Sunday, February 10, 2019

FluBritt Goes KonMari - Episode 4

As I've written about my experiences with "tidying up," I've assumed that my readers know the basics of the KonMari method. Just in case you're not familiar with the process, one of the biggest parts of "tidying up" is going through your belongings by category (clothing first, books second, as recommended by Marie) and choose what to keep. To decide what to keep, you hold each item in your hands and discern whether it "sparks joy." If it does, you keep it. If it doesn't, you get rid of it.

"Get rid of it" sounds harsh. There's more to it than that. Before you set something aside to donate or discard, you thank it. It sounds silly, but these actions really have a lot of meaning. First you're identifying what you love and what has real importance and significance in your life, but then you are also expressing gratitude for the things that have served you, taught you about yourself, and fulfilled their purpose.

The bookshelf post-KonMari

Saying "thank you" to my nasty, old, pit-stained shirts felt ridiculous. I did it anyway. Clearly they worked hard on my behalf. They deserved my gratitude. But as I moved on to other things, saying "thank you" became emotional and necessary. I wasn't sad, though. My emotions were a combination of excitement and gratitude - excitement to move on and gratitude because my belongings really had served me well and fulfilled their purposes. And for the things I rarely used, I was excited to send them on their next journey. Marie says,

"I have never encountered any possession that reproached its owner. These thoughts stem from the owner's sense of guilt, not from the person's belongings. Then what do the things in our homes that don't spark joy actually feel? I think they simply want to leave... Make your parting a ceremony to launch them on a new journey."

There are a few items I had to have a special parting with. 

First was my wedding dress... or what was left of my wedding dress after cutting it up to make a blessing dress and baptism dress. At first I wasn't sure if I should get rid of it, but after thinking it through, it became clear that the time was right. I felt especially good about it since the dress had been used for other meaningful things. I held the scraps in my arms and... dare I admit it... put my veil on my head and sat there for a minute, grateful I had no audience. I thanked my dress, thanked my veil, and then set them aside.*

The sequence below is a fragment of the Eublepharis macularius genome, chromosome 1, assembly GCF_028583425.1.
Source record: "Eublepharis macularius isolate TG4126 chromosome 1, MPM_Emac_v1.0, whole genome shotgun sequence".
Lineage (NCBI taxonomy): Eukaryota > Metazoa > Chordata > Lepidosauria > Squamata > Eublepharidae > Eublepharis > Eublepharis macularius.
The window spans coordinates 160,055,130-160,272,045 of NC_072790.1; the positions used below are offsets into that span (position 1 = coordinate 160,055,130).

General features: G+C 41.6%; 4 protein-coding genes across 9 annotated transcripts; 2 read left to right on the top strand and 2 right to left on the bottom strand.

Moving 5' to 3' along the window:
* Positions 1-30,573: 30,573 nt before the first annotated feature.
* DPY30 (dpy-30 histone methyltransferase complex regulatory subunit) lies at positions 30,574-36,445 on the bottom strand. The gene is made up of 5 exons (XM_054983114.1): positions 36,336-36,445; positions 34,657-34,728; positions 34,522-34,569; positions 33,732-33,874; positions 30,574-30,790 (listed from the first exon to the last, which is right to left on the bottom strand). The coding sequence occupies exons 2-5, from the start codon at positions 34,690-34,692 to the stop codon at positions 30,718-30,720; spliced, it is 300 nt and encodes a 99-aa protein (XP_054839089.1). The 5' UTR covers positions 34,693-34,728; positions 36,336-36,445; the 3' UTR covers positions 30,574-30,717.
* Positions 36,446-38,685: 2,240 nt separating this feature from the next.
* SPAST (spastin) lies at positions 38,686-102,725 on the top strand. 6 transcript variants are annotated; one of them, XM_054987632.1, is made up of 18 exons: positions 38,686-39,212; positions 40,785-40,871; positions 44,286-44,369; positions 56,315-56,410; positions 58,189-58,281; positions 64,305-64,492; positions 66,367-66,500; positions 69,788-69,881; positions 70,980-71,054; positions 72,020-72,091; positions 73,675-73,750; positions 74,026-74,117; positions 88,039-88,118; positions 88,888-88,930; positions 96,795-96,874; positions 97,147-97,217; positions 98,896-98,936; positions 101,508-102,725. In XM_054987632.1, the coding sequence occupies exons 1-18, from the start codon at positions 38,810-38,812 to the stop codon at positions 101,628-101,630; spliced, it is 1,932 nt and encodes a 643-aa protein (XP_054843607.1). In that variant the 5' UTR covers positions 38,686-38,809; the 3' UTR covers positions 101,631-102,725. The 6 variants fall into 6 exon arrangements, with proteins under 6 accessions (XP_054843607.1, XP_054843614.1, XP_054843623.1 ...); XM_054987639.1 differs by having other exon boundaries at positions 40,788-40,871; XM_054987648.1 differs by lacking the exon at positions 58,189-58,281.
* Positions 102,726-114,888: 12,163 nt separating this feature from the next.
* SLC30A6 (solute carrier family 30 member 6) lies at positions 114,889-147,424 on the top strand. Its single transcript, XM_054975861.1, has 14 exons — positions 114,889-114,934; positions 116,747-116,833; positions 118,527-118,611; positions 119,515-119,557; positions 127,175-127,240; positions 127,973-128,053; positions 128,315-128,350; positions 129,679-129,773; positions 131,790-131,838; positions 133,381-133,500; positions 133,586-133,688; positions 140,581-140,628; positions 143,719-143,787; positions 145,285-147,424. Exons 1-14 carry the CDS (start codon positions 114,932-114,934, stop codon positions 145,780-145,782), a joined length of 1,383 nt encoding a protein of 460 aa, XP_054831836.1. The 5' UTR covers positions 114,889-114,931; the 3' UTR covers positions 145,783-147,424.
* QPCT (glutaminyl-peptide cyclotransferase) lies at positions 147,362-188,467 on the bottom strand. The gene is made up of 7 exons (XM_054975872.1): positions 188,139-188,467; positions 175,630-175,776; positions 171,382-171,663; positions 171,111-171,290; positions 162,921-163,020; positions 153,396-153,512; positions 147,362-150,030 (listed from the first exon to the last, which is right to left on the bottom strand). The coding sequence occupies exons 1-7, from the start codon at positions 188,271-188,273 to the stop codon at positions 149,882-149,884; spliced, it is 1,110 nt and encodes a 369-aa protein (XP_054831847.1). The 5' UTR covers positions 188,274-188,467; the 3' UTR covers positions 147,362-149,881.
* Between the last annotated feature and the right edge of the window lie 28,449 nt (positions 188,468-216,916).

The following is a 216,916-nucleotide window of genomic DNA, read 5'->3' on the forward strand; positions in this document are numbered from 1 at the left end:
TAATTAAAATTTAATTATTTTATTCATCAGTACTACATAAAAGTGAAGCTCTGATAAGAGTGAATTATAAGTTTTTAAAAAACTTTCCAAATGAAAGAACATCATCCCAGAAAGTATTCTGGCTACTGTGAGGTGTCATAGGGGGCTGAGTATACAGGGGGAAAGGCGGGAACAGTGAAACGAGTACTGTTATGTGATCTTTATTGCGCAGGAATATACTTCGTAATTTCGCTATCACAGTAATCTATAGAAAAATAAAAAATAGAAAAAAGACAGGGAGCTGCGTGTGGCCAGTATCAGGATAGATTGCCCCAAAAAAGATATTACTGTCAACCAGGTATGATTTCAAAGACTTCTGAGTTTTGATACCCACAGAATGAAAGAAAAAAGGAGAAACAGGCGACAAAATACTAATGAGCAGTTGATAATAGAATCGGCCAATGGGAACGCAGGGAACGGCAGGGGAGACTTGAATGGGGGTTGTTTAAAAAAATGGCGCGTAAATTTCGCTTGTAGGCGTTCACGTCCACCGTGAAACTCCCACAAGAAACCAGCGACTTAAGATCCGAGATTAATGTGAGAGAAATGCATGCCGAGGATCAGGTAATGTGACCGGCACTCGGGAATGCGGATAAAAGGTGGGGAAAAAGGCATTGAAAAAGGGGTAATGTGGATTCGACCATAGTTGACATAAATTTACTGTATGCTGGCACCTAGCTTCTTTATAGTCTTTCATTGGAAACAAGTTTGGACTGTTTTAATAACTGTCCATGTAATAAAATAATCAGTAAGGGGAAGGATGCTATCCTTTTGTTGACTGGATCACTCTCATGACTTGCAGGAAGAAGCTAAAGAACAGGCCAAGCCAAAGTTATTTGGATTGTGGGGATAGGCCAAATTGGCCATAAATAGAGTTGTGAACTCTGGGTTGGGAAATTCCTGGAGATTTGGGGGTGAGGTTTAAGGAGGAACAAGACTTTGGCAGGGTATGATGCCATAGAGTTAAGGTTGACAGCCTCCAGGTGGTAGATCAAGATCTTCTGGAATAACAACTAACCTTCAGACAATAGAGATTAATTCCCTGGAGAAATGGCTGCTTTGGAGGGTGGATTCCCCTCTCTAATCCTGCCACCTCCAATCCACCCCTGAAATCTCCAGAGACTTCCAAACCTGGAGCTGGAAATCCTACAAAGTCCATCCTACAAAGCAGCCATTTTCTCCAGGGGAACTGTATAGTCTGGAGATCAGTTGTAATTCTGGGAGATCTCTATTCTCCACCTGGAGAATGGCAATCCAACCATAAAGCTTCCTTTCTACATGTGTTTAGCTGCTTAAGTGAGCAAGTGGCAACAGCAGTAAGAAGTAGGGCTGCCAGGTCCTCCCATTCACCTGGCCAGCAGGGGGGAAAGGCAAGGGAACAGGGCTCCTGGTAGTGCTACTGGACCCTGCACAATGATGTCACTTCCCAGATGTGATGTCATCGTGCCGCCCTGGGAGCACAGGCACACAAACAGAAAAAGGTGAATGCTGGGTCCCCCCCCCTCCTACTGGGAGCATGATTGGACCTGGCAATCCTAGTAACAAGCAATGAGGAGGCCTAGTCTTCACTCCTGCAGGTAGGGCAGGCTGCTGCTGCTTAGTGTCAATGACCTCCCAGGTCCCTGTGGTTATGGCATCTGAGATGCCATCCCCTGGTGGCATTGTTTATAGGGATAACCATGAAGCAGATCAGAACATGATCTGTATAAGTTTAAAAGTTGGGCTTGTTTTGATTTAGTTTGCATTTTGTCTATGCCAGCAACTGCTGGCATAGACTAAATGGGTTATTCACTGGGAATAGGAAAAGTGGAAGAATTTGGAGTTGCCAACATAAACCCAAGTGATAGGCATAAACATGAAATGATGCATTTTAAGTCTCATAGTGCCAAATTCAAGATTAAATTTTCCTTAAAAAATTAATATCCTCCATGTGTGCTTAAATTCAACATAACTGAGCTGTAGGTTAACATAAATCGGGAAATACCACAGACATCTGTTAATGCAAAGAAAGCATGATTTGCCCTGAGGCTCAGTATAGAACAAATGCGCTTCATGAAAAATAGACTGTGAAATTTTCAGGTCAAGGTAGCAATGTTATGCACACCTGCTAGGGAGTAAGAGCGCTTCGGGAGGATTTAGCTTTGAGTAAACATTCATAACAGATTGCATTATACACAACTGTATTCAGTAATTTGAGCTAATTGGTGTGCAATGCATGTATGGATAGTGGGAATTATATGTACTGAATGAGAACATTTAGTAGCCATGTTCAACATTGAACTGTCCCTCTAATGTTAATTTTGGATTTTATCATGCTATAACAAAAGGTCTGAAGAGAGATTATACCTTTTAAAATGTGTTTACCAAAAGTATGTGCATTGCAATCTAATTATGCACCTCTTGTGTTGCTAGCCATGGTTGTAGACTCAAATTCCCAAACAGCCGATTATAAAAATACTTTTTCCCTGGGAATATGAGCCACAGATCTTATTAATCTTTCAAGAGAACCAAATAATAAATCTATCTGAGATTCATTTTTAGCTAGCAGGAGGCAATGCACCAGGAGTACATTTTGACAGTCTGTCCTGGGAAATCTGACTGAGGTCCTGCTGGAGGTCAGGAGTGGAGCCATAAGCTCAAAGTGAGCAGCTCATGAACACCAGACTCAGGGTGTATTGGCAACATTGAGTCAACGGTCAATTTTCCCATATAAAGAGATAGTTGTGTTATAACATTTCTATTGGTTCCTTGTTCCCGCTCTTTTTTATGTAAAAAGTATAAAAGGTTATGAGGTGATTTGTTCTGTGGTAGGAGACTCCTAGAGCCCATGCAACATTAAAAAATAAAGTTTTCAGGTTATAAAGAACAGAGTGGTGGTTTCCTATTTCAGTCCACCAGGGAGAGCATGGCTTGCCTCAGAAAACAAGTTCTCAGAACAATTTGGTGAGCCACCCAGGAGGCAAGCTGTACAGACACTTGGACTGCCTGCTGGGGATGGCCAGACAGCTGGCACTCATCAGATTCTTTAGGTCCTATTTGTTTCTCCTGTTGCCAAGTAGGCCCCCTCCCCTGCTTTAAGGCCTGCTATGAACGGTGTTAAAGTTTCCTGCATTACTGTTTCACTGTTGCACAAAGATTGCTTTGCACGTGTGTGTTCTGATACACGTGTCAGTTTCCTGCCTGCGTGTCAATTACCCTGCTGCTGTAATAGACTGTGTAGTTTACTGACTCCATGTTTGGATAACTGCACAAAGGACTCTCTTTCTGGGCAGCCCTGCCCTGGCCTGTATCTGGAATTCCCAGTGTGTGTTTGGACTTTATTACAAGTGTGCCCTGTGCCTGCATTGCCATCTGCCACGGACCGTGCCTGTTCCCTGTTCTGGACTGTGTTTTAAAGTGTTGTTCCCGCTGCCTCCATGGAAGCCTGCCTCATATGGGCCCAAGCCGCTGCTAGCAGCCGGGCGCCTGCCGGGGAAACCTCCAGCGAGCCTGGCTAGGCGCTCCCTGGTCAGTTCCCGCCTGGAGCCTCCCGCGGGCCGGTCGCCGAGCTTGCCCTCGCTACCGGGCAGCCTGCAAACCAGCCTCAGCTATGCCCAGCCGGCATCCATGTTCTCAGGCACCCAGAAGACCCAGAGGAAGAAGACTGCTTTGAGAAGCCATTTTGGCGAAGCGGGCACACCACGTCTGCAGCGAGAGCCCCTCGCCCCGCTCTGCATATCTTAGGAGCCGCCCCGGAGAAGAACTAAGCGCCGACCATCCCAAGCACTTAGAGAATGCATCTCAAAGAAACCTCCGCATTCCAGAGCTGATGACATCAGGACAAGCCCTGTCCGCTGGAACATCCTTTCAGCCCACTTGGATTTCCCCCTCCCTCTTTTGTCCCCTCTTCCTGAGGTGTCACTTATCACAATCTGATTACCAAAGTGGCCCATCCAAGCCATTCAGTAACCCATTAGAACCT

Another item was my baby blanket. The funny thing is that I never had an attachment to this blanket, specifically. It wasn't "THE" blanket (I don't recall ever being attached to one blanket). But it's the only one I kept from my childhood, and it was super comfy and worn. I held it several times, and I spent a morning with it wrapped around me while I ate breakfast before I thanked it and placed it aside. 

Then there was Scotty's animal quilt. He refers to it as his "Eagle quilt." His mom made it for him when he earned his Eagle rank in Boy Scouts at age 13. After nearly 25 years, it was falling apart. It had holes in it, and the batting was falling out. A few years ago I thought about repairing it, but it would have needed so many patches that the repairs would've made it an entirely different blanket, and the best part of that quilt was how comfy it was from wear. We kept it in the basement for a while and brought it out for camping and outdoor events. It was a great quilt! To say good-bye to it, we washed it (so it would be nice and fresh) and slept with it one last time.